Wednesday, August 20, 2014

#Openbadges Simplest Possible Message about Open Badges

I've been working with colleagues to try and refine a very simple message about #Openbadges .

Here is work in progress - it is aimed at a Scottish schools audience but could be used in a range of contexts when introducing the concept of Open Badges - comments welcome !


Digital /Open Badges – What Exactly Are They?

This is a guide prepared for an audience who may never have heard of Digital / Open badges.

Badges are not a new phenomenon in learning.  The Girl Guide and Scout Association and many other organisations have used badges to reward achievement or to recognise skills development for many years. 

To earn a badge the recipient has to meet a certain level of competency or demonstrate a specific attribute.

Digital Badges are really just a simple extension of this philosophy into the digital age.  Digital badges rather than being physical artefacts handed out and  then sewn on to a sleeve are issued digitally and are designed to be displayed on the web.

The advantage that a digital badge has over a cloth badge is that a digital badge can contain a lot of additional information (called meta data).  This additional information might include details of the organisation and individual who awarded the badge, the specific competencies the learner has demonstrated and even contain  links to some of the learners work to illustrate their competence.

So a digital badge becomes an on-line way for a learner to show evidence of their learning.  The badge could be called a data rich digital icon.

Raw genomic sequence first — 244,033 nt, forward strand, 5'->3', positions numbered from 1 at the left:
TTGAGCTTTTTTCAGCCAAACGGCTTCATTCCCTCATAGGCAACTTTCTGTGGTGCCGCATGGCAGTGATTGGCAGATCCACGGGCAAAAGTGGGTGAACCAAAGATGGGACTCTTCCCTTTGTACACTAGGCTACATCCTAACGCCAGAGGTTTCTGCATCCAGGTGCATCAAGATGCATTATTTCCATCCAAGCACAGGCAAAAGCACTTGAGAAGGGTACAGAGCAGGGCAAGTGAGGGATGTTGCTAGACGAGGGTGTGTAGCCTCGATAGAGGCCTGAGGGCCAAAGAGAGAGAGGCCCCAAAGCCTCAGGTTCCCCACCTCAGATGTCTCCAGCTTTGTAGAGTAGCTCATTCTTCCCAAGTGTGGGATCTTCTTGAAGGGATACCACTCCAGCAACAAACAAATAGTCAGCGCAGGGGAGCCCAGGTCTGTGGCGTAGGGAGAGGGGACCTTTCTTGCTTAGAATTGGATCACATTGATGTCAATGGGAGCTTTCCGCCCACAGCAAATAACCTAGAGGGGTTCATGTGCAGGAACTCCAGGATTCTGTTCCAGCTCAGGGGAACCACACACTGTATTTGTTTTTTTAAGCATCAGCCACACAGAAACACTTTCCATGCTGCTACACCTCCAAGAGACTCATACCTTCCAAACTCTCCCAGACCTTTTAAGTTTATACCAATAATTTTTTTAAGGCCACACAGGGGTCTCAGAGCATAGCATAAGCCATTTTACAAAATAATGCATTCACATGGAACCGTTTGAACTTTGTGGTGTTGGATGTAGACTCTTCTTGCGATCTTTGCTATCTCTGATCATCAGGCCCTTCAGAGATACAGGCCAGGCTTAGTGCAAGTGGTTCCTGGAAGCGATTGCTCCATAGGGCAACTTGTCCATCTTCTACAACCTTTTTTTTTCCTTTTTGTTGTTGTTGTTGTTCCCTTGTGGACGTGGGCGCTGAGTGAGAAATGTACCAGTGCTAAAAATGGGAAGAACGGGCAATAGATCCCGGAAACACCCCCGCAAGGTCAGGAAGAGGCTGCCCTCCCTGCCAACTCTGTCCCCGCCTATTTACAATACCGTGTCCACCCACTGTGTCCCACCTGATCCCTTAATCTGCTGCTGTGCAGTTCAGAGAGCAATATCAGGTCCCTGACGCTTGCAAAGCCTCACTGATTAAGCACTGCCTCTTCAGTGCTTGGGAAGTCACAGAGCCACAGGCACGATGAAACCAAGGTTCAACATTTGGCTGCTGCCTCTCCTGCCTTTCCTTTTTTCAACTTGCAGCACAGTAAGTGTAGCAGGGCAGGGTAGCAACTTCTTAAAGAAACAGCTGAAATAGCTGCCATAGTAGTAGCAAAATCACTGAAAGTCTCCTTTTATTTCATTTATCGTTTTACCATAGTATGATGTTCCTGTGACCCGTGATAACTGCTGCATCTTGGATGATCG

The open in the heading comes from the technology that has been used to support the creation of digital badges. The Mozilla foundation has created some open source systems that allow any organisation to build, design and issue an open digital badge. There is now an open community established around the initial products and they are developing the software further. The tools to build open digital badges are freely available to any individual or organisation. There are links to some of these in the reference section at the end of this document.

The illustration below captures the idea of how metadata can be embedded in a digital open badge.


 “Badge Anatomy” by Class Hack. Creative Commons license CC BY-SA


Badges could be suitable for everyone whatever their age or previous accomplishments. Badges can recognise and communicate an individuals ' skills and achievements and display them in online environments – such as social media profiles – in ways that may help with future career and education opportunities.

 Employers, organisations, schools, colleges and universities could gain a richer picture of an individual’s learning by exploring the meta-data behind a badge.

The philosophy of open badges in the recognition of wider achievements could sit well with the principles of the Curriculum for Excellence.

In October 2013 the Scottish Qualifications Authority issued some guidance to colleges, community and work-based learning providers encouraging them to consider the adoption of open badges.  A number of Colleges and work based learning organisations in Scotland are now issuing and using badges and there are a number of case studies now available.